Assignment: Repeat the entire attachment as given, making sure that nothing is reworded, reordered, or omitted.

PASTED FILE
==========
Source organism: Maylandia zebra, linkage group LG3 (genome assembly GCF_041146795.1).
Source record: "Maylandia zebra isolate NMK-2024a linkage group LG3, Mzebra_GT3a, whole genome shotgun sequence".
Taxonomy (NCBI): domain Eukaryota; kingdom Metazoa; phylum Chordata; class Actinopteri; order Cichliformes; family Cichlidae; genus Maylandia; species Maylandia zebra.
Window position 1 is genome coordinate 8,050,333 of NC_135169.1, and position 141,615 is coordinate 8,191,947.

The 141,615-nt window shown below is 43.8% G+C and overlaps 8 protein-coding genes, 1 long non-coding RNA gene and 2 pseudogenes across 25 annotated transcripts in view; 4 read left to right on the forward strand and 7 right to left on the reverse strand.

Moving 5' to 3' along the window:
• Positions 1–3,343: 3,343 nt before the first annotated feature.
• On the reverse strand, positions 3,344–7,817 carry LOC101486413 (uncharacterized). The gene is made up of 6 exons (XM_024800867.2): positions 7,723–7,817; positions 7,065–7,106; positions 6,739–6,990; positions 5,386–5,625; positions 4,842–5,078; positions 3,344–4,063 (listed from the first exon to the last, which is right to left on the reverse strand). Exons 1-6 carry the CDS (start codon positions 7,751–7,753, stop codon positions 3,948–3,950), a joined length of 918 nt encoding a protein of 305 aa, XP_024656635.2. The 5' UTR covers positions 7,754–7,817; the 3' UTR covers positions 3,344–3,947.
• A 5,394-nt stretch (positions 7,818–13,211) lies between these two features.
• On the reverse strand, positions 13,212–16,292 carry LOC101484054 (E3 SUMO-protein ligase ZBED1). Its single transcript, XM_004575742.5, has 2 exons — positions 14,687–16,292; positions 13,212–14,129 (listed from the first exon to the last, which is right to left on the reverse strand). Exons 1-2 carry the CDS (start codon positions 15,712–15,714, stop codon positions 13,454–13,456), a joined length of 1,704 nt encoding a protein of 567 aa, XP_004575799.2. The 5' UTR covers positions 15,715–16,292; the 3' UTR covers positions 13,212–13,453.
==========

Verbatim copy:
Source organism: Maylandia zebra, linkage group LG3 (genome assembly GCF_041146795.1).
Source record: "Maylandia zebra isolate NMK-2024a linkage group LG3, Mzebra_GT3a, whole genome shotgun sequence".
Taxonomy (NCBI): domain Eukaryota; kingdom Metazoa; phylum Chordata; class Actinopteri; order Cichliformes; family Cichlidae; genus Maylandia; species Maylandia zebra.
Window position 1 is genome coordinate 8,050,333 of NC_135169.1, and position 141,615 is coordinate 8,191,947.

The 141,615-nt window shown below is 43.8% G+C and overlaps 8 protein-coding genes, 1 long non-coding RNA gene and 2 pseudogenes across 25 annotated transcripts in view; 4 read left to right on the forward strand and 7 right to left on the reverse strand.

Moving 5' to 3' along the window:
• Positions 1–3,343: 3,343 nt before the first annotated feature.
• On the reverse strand, positions 3,344–7,817 carry LOC101486413 (uncharacterized). The gene is made up of 6 exons (XM_024800867.2): positions 7,723–7,817; positions 7,065–7,106; positions 6,739–6,990; positions 5,386–5,625; positions 4,842–5,078; positions 3,344–4,063 (listed from the first exon to the last, which is right to left on the reverse strand). Exons 1-6 carry the CDS (start codon positions 7,751–7,753, stop codon positions 3,948–3,950), a joined length of 918 nt encoding a protein of 305 aa, XP_024656635.2. The 5' UTR covers positions 7,754–7,817; the 3' UTR covers positions 3,344–3,947.
• A 5,394-nt stretch (positions 7,818–13,211) lies between these two features.
• On the reverse strand, positions 13,212–16,292 carry LOC101484054 (E3 SUMO-protein ligase ZBED1). Its single transcript, XM_004575742.5, has 2 exons — positions 14,687–16,292; positions 13,212–14,129 (listed from the first exon to the last, which is right to left on the reverse strand). Exons 1-2 carry the CDS (start codon positions 15,712–15,714, stop codon positions 13,454–13,456), a joined length of 1,704 nt encoding a protein of 567 aa, XP_004575799.2. The 5' UTR covers positions 15,715–16,292; the 3' UTR covers positions 13,212–13,453.